Comparing the cost of living between 1975 and 2017:  Inflation continues to eat away at purchasing power in housing and other big ticket items.

By Sept 25th, 2017

For the most part people widely misunderstand inflation.  It is a complicated topic.  If you ask the man and woman on the street they would respond that inflation is the price of goods going up.  This is true in some respect but what people see is merely the outcome of larger forces at work like monetary decisions made by the Federal Reserve.  Generally speaking central banks want to limit inflation (but have some) and avoid deflation.  Today we have seen purchasing power decrease because of the way we have allowed debt to infiltrate every aspect of our lives.  Items like homes, cars, and education are all largely funded by debt.  Let us see how things have changed since 1975 to 2017 by comparing the cost of living in this time span.

Examining the cost of living over time

As we examine some of these items we also notice that there is some disinflation going on.  For example, instead of selling five pound bags of sugar you now see four pound bags of sugar.  Or you will see smaller packaging with potato chips.  At least with foods, things have been relatively controlled.  Where we see the cost of living shooting up is with big ticket purchases.
First, let us look at a chart that has 1975 and 2015 costs:


A few things should stand out to you.  The cost of a new home in 2015 was $270,200.  That 1975 home if we adjust for inflation should cost $209,417 in 2015.  That is a real increase of 29 percent.  But let us look at what a new home costs today among other items that I have updated from various sources:


A new home today now costs $313,700.  So in two years the cost of a new home went up 16 percent (or $43,500).  Now you tell me if you think the typical family saw their household income go up by that amount in the last two years?  It has not as the above chart highlights with overall household income remaining stagnant.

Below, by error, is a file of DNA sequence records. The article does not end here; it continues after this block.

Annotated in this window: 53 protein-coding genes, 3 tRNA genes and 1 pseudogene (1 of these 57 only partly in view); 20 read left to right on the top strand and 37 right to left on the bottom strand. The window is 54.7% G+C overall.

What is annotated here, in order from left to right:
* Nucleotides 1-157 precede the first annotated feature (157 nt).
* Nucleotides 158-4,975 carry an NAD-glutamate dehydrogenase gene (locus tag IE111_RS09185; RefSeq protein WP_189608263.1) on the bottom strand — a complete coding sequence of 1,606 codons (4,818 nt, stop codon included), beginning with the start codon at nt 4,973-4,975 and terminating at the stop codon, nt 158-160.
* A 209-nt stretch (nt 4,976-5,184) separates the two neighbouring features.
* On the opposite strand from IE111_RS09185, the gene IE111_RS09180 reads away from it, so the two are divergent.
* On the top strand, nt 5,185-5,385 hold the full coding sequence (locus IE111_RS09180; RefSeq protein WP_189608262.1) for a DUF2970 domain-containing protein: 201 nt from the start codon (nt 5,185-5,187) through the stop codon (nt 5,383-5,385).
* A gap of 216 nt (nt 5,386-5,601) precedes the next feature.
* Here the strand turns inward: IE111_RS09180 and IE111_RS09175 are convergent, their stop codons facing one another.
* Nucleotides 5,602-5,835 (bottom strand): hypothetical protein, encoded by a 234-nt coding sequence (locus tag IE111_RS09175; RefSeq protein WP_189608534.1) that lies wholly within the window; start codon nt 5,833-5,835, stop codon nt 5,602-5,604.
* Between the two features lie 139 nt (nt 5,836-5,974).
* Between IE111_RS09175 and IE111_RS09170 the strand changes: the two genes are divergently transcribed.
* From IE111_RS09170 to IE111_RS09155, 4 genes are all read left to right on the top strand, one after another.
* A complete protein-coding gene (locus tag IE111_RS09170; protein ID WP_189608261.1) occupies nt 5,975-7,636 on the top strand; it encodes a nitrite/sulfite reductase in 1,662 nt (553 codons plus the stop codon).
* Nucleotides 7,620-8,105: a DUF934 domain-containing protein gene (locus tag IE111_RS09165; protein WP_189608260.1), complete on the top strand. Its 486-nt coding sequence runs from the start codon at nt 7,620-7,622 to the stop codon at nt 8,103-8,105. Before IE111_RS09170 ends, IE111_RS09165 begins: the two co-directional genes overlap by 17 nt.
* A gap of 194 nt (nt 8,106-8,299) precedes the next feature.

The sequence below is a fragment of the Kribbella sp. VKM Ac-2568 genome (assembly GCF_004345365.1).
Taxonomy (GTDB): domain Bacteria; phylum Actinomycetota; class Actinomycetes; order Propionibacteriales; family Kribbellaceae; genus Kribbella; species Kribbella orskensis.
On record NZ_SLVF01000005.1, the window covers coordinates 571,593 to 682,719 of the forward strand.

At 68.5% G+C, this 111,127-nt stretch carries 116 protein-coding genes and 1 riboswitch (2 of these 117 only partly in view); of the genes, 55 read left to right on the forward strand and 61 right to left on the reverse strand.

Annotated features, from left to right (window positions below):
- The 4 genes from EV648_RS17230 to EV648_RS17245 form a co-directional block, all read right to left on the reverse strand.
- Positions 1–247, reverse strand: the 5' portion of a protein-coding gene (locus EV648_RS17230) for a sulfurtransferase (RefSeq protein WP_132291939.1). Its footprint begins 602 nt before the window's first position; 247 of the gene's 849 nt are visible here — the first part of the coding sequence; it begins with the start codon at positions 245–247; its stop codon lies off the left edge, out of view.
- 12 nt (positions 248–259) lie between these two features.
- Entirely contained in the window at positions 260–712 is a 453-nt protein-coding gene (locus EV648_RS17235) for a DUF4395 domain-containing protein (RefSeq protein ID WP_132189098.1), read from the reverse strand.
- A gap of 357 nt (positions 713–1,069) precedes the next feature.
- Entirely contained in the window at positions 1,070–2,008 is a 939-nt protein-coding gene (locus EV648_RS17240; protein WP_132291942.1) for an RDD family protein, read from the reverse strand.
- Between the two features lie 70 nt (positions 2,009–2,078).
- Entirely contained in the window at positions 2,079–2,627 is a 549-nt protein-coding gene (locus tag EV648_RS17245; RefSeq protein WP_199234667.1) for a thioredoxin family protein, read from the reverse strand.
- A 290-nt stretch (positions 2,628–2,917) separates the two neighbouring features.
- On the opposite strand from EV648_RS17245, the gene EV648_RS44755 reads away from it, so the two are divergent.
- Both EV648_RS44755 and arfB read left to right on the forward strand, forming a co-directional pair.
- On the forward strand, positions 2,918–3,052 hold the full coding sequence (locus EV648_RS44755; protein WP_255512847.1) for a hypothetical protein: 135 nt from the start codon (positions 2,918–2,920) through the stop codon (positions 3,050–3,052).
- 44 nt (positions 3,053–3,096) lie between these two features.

The cost of a new car has now gone up to $33,560 from $31,252 – an increase of $2,308 in two years.  This is why you have so many people going into subprime debt to finance their vehicles.  Income is stagnant while the cost of big ticket items is going up.  You might think that $2,308 isn’t much but it is when you are not earning more.  So what do people do?  They go into more debt:


Total household debt is at a record level.  What is more troubling is that we now have three debt categories in the trillions – student debt ($1.4 trillion), auto debt ($1.1 trillion), and credit card debt ($1 trillion).  So people are going into big debt to purchase items while the cost of food remains stable.
But there is some disinflation in food as I had previously mentioned.  Take a look at sugar:


Notice something?  These are now four pound bags.  I’m sure most don’t notice but the five pound bags slowly disappeared.  You see a lot of this occurring in grocery stores but most people don’t pick up on this.  You also have dollar stores offering name brand products but in unique packaging that offers less for cash strapped consumers.
So what can we take away by looking at the cost of living in 2017 versus 1975 and 2015?  Big ticket items financed by debt continue to move up.  Household debt continues to move up as well to finance these purchases and to make up for stagnant income.  Does this story sound familiar?  It should because that is what led us into the last credit crisis.

Peter is a Real Estate Broker at Professional Brokers Group (License No. 023000), covering the greater Short Sale area of Colorado.
Phone: 720-299-7373
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Peter Janisch specializes in short sales in Short Sale Realtor. I am your Short Sale Realtor Short Sale Specialist Realtor and Short Sale Realtor loan modification and distressed property expert. This article and content is for general informational purposes and may not be accurate. This should not be taken as legal advice, technical or tax advice under any circumstance. Seek legal advise and representation in all legal matters.

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